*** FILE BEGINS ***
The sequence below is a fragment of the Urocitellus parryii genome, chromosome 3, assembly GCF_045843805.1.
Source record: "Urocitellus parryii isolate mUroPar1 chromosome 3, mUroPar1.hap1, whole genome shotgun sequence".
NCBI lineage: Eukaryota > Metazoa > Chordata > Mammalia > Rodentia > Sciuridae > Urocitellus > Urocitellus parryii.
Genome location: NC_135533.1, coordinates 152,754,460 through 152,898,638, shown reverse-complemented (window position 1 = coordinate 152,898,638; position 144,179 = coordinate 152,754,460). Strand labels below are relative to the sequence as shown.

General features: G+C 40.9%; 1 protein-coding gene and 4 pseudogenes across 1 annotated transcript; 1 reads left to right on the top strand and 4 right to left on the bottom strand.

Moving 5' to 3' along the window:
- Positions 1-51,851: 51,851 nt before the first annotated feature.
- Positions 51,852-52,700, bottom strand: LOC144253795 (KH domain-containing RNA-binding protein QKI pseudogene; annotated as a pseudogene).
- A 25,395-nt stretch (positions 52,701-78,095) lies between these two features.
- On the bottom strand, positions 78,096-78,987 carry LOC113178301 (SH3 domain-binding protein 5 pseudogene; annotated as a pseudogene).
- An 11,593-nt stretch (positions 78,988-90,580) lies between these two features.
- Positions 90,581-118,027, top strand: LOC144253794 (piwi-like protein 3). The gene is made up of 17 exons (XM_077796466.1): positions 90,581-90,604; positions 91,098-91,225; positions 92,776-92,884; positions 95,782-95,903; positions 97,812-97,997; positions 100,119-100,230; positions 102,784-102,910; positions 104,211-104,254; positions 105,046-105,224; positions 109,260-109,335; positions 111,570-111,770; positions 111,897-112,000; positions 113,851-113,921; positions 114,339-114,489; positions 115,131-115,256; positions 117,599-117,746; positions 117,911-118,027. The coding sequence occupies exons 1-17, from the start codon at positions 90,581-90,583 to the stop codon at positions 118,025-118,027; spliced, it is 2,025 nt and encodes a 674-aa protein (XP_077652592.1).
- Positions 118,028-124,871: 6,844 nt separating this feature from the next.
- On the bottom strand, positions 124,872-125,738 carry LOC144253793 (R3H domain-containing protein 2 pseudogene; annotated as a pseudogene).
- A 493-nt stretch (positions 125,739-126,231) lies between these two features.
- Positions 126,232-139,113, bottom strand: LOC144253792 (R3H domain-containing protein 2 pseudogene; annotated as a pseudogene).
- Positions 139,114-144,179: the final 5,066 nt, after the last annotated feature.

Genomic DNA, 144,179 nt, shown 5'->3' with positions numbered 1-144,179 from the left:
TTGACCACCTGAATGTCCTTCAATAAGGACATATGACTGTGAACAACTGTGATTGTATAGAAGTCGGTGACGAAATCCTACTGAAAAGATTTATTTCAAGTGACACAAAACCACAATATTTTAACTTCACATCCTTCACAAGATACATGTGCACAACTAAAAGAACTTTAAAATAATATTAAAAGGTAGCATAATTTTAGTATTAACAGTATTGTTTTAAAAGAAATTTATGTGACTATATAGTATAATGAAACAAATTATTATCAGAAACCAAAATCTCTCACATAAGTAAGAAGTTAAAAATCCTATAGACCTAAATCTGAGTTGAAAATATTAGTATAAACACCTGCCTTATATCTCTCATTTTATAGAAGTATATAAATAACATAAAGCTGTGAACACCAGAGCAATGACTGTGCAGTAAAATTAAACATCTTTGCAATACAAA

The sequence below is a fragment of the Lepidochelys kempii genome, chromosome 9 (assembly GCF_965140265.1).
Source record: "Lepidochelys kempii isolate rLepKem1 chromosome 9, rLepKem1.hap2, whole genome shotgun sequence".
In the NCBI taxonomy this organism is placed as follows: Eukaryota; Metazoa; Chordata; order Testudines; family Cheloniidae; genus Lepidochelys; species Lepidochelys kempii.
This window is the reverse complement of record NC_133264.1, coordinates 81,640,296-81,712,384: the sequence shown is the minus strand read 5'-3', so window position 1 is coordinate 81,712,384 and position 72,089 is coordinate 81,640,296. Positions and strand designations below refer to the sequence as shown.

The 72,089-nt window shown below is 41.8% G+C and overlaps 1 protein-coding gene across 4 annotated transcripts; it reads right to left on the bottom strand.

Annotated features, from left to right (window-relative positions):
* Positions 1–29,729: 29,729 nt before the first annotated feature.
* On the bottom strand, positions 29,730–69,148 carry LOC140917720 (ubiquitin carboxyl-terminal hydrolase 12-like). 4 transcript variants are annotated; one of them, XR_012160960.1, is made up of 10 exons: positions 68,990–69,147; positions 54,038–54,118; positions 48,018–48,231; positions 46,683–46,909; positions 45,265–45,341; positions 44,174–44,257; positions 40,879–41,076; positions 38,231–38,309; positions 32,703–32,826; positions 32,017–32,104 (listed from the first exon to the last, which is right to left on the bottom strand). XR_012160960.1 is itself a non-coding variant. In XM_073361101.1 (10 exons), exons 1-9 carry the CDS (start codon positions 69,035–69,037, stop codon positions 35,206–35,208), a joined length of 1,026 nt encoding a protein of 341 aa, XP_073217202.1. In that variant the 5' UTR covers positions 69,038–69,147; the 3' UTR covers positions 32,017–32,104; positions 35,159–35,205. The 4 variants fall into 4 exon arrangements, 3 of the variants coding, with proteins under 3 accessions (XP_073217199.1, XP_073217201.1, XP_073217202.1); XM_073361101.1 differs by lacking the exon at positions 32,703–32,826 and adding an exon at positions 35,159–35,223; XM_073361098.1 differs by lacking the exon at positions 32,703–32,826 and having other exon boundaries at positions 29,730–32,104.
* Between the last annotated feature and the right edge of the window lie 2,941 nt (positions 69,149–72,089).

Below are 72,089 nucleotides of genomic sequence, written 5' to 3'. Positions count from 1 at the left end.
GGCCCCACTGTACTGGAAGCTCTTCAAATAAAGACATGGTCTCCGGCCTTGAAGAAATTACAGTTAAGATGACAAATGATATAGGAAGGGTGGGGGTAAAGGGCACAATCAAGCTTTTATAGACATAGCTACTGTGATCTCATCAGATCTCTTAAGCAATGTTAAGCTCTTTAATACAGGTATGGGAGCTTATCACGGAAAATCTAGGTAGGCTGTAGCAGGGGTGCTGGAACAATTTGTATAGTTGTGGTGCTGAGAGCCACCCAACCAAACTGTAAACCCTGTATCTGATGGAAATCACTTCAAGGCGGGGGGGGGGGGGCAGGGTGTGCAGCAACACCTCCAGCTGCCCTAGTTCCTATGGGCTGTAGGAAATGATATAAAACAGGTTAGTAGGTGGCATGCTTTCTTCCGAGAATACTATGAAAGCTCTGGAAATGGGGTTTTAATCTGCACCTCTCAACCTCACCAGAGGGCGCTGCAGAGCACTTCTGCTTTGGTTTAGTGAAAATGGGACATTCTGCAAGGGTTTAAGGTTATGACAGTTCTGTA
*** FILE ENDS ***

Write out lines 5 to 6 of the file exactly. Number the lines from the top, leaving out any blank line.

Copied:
General features: G+C 40.9%; 1 protein-coding gene and 4 pseudogenes across 1 annotated transcript; 1 reads left to right on the top strand and 4 right to left on the bottom strand.

Moving 5' to 3' along the window: